The next step is to assemble the bodice, just as if you were making a Dolman Top. Follow the instructions on the pattern, up to #16, the point where you attach the waistband or hem the bottom - don't do those things! You're going to be putting on a skirt! You can choose to either hem or band your arm openings - totally up to you. I hemmed mine, but it would be cute either way.
Here is what you should have at this point. The Dolman Top is totally finished except for the raw edge at the bottom that is waiting for the skirt. You have two skirt pattern pieces awaiting assembly, so lets get those together!
Start by assembling your skirt. Make a tube by stitching the side seams (the shorter edges) right sides together.
You should have a simple tube of fabric when you are finished. If you have a print that has an up or down direction, chose the one you want to go up and stitch two rows of gathering stitches at the top edge. Gather the skirt onto the bodice right sides together and pin it in place. You don't have to be too fussy about perfect gathers here. The elastic at the waist pulls it in a little and evens things out nicely.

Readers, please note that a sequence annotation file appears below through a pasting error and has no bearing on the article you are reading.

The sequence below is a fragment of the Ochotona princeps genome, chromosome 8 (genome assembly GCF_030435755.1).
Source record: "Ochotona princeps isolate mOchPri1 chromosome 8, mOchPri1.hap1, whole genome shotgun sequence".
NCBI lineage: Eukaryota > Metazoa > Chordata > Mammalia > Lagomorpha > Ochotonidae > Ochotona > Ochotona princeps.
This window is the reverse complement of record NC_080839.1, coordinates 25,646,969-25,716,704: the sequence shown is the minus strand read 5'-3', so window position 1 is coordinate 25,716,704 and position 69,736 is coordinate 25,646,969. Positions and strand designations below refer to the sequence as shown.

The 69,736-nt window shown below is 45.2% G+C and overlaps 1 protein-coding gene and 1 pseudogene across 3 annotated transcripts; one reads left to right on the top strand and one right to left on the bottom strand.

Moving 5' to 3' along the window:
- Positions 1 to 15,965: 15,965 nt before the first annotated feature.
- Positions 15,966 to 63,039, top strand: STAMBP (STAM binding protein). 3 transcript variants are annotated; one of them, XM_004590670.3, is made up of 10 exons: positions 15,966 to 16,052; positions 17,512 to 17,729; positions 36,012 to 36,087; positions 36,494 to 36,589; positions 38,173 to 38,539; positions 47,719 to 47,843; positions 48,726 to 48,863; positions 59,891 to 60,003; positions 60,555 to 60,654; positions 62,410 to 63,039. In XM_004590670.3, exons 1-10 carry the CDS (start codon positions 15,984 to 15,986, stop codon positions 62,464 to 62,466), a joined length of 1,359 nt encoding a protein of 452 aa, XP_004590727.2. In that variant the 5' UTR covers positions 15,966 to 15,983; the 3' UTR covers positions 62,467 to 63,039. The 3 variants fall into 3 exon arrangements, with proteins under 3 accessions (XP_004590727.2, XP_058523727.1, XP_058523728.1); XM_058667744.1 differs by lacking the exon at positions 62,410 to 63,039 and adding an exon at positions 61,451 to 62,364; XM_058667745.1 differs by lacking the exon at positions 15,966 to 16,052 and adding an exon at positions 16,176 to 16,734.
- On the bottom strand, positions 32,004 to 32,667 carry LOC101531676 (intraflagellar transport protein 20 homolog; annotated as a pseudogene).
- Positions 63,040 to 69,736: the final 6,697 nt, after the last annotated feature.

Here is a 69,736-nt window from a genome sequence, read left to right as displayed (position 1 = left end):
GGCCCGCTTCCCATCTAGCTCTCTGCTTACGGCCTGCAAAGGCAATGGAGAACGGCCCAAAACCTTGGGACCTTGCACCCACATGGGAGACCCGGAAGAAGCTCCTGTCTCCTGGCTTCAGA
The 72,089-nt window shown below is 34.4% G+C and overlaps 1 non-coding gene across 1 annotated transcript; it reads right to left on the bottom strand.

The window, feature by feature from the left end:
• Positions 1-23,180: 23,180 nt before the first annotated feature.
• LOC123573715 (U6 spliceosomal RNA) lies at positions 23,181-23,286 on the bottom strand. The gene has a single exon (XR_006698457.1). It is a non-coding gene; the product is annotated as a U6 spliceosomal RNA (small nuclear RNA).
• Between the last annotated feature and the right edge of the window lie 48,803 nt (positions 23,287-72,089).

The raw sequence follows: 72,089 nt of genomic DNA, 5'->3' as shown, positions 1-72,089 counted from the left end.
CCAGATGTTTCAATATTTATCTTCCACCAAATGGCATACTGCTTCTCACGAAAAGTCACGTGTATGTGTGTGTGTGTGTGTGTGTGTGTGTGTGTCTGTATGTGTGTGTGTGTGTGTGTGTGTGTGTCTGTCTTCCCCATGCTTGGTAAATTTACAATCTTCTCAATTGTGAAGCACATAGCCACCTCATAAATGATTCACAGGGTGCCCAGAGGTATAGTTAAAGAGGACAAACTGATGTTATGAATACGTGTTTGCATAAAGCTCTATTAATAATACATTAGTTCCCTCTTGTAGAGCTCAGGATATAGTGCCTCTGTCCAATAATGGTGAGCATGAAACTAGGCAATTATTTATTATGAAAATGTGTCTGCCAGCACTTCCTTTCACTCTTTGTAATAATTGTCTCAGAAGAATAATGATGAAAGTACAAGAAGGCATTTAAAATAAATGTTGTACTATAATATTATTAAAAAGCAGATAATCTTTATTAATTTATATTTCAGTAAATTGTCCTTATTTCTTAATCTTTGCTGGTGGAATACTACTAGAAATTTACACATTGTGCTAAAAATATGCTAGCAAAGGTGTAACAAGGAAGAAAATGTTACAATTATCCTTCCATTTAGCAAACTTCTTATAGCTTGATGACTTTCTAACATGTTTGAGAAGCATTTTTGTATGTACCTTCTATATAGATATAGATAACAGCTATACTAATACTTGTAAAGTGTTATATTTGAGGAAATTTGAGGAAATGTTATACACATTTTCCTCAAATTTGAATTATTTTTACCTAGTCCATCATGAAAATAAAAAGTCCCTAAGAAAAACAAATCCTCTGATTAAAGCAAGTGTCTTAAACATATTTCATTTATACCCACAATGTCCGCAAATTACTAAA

Sew the skirt to the bodice using a 1/2 inch seam allowance. DON"T USE YOUR SERGER FOR THIS STEP! You do not want to trim off any of your seam allowance - you'll need it for the casing. Use your regular sewing machine (see Amanda's tute) using a lightning stitch, triple stitch or very narrow zigzag. Once you have sewn the seam, finish the edges together using a wide zigzag or your serger, just don't trim the fabric, serge right along the edge.
When you're finished, it should look like the picture on the left. Be sure to carefully press the seam up toward the bodice. Take your time doing this. You'll be stitching up your casing here and you want it to be nice and even.